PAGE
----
Car beats public transport into city centres

Car beats public transport

Car commuters heading into city centres beat public transport by up to 40 minutes

8 June 2018

As train travellers struggle with new timetables, AA analysis of latest government journey time statistics, based on modelling theoretical journey times, shows that commuters in cars beat those on public transport into city centres by at least half an hour.

Despite some of the worst road congestion and most extensive train network in the country, car travellers in the South East knock on average 39.79 minutes off a rush-hour trip into a city compared to colleagues on public transport.

Busy city centre dual carriageway junction

Department for Transport statistics ‘Average Travel Time to City Centres, by Local Authority in England’ show that a morning peak-time trip from doorstep to city centre destination averages 125.98 minutes by public transport in the South East. Car commuters complete the same trip in 86.19 minutes.

Across the UK, a morning trip into a city centre averages 117.76 minutes by public transport and 82.20 minutes by car – a saving of 35.56 minutes.

These astonishing statistics which suggest that the reliance on cars for commuters heading into cities is largely due to inadequate public transport, were hidden away in ‘Journey Time Statistics: 2016 report’ *, published a fortnight ago.

Recently, the AA revealed that 20% of car commuters driving 10 miles or more into a city or town centre were doing so for legitimate reasons: 8% because their workplace had been relocated, 6% because of redundancy and another 6% because they could only find affordable housing out of town.

Regional comparisons

Public transport is fastest in the North East, averaging 100.86 minutes. However, car drivers still win hands-down with an average trip of 64.67 minutes, and save 36.18 minutes.

Commuters in the South West are the only ones where morning peak-time travel by car (86.47 minutes) beats public transport (114.74 minutes) by less than half an hour (28.28 minutes).

Local authorities where car commuters heading into a city cut at least 50 minutes off a public transport journey include:

  1. Thanet – 51.94 minutes (public transport 141.67 mins, car 89.73 mins)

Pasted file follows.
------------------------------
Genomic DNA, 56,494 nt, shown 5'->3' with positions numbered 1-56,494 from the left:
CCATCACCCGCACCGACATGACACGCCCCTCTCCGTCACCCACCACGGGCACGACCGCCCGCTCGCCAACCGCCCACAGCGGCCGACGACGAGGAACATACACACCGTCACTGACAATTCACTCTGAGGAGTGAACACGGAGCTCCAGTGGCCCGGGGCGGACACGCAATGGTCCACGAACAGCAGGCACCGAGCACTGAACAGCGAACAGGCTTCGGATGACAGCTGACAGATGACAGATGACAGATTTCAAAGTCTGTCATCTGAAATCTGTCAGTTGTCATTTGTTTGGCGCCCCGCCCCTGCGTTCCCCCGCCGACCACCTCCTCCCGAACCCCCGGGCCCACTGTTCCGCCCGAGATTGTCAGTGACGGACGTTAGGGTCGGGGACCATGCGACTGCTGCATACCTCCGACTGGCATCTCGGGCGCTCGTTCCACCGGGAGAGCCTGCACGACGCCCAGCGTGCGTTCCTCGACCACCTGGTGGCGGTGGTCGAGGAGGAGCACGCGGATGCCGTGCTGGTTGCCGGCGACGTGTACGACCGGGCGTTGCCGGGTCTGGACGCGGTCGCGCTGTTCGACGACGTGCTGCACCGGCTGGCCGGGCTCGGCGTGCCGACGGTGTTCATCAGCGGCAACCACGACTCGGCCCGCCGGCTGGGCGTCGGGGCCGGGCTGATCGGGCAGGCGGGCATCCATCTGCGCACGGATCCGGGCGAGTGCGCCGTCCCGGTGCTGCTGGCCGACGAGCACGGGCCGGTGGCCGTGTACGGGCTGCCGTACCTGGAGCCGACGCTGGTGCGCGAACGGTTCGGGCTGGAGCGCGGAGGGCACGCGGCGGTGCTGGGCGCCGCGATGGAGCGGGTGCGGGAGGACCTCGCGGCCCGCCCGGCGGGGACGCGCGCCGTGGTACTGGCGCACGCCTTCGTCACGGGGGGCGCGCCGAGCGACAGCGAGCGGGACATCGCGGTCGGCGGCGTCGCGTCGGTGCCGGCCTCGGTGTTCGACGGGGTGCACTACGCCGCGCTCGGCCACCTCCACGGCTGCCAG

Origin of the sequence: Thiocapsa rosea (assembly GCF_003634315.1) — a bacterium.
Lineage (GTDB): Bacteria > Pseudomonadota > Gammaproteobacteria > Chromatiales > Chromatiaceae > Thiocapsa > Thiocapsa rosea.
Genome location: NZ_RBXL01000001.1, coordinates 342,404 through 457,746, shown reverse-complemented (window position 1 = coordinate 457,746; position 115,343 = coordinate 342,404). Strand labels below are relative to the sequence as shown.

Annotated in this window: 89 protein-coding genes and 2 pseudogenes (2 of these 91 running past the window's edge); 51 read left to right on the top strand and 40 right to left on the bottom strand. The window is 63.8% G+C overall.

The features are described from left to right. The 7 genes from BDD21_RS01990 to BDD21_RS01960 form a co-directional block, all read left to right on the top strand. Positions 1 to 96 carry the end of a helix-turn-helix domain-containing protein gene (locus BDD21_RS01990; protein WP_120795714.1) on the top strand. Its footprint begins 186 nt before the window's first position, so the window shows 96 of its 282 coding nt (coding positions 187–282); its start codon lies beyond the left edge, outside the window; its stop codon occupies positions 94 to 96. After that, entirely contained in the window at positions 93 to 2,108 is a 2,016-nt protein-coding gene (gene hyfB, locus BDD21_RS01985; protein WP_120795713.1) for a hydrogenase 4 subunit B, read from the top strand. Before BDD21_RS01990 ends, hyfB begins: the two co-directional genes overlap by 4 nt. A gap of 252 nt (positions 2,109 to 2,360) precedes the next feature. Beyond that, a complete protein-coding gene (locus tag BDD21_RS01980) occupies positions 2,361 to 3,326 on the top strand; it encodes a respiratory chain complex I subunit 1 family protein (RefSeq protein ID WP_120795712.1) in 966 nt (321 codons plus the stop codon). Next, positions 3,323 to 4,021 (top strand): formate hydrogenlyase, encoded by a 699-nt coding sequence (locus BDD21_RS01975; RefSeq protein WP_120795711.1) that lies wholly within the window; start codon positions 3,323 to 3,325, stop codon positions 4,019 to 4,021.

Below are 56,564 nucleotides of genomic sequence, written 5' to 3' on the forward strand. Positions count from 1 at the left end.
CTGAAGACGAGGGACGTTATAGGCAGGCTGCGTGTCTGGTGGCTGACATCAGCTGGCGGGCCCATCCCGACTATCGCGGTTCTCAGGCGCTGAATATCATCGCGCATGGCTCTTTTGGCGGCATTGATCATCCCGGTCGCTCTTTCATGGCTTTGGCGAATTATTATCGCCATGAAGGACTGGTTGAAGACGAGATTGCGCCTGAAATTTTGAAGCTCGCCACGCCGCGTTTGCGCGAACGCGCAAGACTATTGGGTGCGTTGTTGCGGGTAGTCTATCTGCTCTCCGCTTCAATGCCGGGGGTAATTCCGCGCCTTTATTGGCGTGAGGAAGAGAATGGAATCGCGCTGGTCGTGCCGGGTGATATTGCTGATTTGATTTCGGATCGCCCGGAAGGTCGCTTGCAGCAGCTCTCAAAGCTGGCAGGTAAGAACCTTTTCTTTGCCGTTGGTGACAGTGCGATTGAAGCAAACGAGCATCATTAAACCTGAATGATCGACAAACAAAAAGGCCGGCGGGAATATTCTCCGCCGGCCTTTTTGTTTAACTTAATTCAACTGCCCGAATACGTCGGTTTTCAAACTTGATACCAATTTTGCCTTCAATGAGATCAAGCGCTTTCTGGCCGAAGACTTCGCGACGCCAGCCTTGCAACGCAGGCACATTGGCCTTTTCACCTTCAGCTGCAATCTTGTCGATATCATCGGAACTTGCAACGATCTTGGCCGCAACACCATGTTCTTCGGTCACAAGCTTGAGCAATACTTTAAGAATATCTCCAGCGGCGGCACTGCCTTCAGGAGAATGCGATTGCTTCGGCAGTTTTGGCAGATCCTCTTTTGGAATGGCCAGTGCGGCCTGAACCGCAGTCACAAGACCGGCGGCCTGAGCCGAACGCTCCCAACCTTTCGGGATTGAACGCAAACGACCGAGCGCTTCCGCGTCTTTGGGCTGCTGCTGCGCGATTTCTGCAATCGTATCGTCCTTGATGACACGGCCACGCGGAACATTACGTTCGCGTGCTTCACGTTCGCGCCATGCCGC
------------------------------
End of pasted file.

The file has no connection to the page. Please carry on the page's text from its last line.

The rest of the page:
2. Chiltern – 50.77 minutes (public transport 129.05 mins, car 78.28 mins)
  3. Newcastle upon Tyne – 50.53 minutes (public transport 108.46 mins, car 57.93 mins)

Only in Torridge, in Devon, is public transport faster than the car, saving on average 13.78 minutes (public transport 81.74 mins, car 95.51 mins).


“These official statistics may be counter-intuitive but perhaps show why some car commuters heading into city centres are reluctant to swap their vehicles for public transport,” says Edmund King, the AA’s president.

“For commuters wanting to enjoy more time in the day outside work, or spend longer with the kids and family and be more in control of their travel, the car remains king. The National Travel Survey shows that 62% of trips and 78% of distance travelled in the UK is done by car. As the railways are struggling to implement new time-tables, the roads are also struggling with record numbers of potholes which are causing damage and injuries. 

However, journey time is just one factor. The car commuter also has to consider parking and environmental issues or whether their time would be more productive working on a train
Edmund King, AA president

“However, journey time is just one factor. The car commuter also has to consider parking and environmental issues or whether their time would be more productive working on a train.

“This half-an-hour saving is not a triumph of the car but a sad reflection of public transport. However, it could be so different - as evidenced by the massive success in moving large numbers of people by public transport to and from the London Olympics in 2012.”


* Penultimate page, link to Journey Time Statistics, and then link to Journey Times Connectivity.

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